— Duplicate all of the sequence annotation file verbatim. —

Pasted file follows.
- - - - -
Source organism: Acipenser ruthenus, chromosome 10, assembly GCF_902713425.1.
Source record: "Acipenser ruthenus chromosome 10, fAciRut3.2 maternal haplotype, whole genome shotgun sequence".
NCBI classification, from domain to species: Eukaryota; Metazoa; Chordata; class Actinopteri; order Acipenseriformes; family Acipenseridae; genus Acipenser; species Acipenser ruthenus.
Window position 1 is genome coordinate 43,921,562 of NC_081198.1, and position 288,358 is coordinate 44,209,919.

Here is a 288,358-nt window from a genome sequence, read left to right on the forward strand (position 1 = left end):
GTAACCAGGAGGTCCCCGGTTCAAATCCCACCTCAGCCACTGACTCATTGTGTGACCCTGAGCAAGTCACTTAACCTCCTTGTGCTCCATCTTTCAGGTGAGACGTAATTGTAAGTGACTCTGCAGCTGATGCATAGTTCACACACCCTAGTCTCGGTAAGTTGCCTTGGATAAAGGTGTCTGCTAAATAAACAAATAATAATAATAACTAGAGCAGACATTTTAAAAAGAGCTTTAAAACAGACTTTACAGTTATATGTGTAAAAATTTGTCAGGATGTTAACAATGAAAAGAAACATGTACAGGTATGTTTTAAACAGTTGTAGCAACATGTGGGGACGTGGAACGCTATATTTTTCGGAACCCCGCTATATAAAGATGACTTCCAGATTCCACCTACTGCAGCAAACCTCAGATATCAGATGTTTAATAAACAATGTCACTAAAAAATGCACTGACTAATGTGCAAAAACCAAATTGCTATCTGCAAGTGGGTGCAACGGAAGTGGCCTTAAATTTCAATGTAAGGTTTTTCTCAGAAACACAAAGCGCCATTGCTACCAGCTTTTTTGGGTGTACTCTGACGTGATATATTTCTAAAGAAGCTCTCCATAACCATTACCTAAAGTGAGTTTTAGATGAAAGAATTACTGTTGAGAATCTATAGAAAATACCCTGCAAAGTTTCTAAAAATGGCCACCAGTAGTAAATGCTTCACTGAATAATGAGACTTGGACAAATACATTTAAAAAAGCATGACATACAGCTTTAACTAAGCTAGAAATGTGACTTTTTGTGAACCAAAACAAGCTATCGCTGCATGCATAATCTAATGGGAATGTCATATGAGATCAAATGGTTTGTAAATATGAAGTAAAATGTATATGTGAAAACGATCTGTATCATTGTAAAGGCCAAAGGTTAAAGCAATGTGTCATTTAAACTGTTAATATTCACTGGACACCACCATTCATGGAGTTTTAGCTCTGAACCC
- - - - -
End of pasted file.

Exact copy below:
Source organism: Acipenser ruthenus, chromosome 10, assembly GCF_902713425.1.
Source record: "Acipenser ruthenus chromosome 10, fAciRut3.2 maternal haplotype, whole genome shotgun sequence".
NCBI classification, from domain to species: Eukaryota; Metazoa; Chordata; class Actinopteri; order Acipenseriformes; family Acipenseridae; genus Acipenser; species Acipenser ruthenus.
Window position 1 is genome coordinate 43,921,562 of NC_081198.1, and position 288,358 is coordinate 44,209,919.

Here is a 288,358-nt window from a genome sequence, read left to right on the forward strand (position 1 = left end):
GTAACCAGGAGGTCCCCGGTTCAAATCCCACCTCAGCCACTGACTCATTGTGTGACCCTGAGCAAGTCACTTAACCTCCTTGTGCTCCATCTTTCAGGTGAGACGTAATTGTAAGTGACTCTGCAGCTGATGCATAGTTCACACACCCTAGTCTCGGTAAGTTGCCTTGGATAAAGGTGTCTGCTAAATAAACAAATAATAATAATAACTAGAGCAGACATTTTAAAAAGAGCTTTAAAACAGACTTTACAGTTATATGTGTAAAAATTTGTCAGGATGTTAACAATGAAAAGAAACATGTACAGGTATGTTTTAAACAGTTGTAGCAACATGTGGGGACGTGGAACGCTATATTTTTCGGAACCCCGCTATATAAAGATGACTTCCAGATTCCACCTACTGCAGCAAACCTCAGATATCAGATGTTTAATAAACAATGTCACTAAAAAATGCACTGACTAATGTGCAAAAACCAAATTGCTATCTGCAAGTGGGTGCAACGGAAGTGGCCTTAAATTTCAATGTAAGGTTTTTCTCAGAAACACAAAGCGCCATTGCTACCAGCTTTTTTGGGTGTACTCTGACGTGATATATTTCTAAAGAAGCTCTCCATAACCATTACCTAAAGTGAGTTTTAGATGAAAGAATTACTGTTGAGAATCTATAGAAAATACCCTGCAAAGTTTCTAAAAATGGCCACCAGTAGTAAATGCTTCACTGAATAATGAGACTTGGACAAATACATTTAAAAAAGCATGACATACAGCTTTAACTAAGCTAGAAATGTGACTTTTTGTGAACCAAAACAAGCTATCGCTGCATGCATAATCTAATGGGAATGTCATATGAGATCAAATGGTTTGTAAATATGAAGTAAAATGTATATGTGAAAACGATCTGTATCATTGTAAAGGCCAAAGGTTAAAGCAATGTGTCATTTAAACTGTTAATATTCACTGGACACCACCATTCATGGAGTTTTAGCTCTGAACCC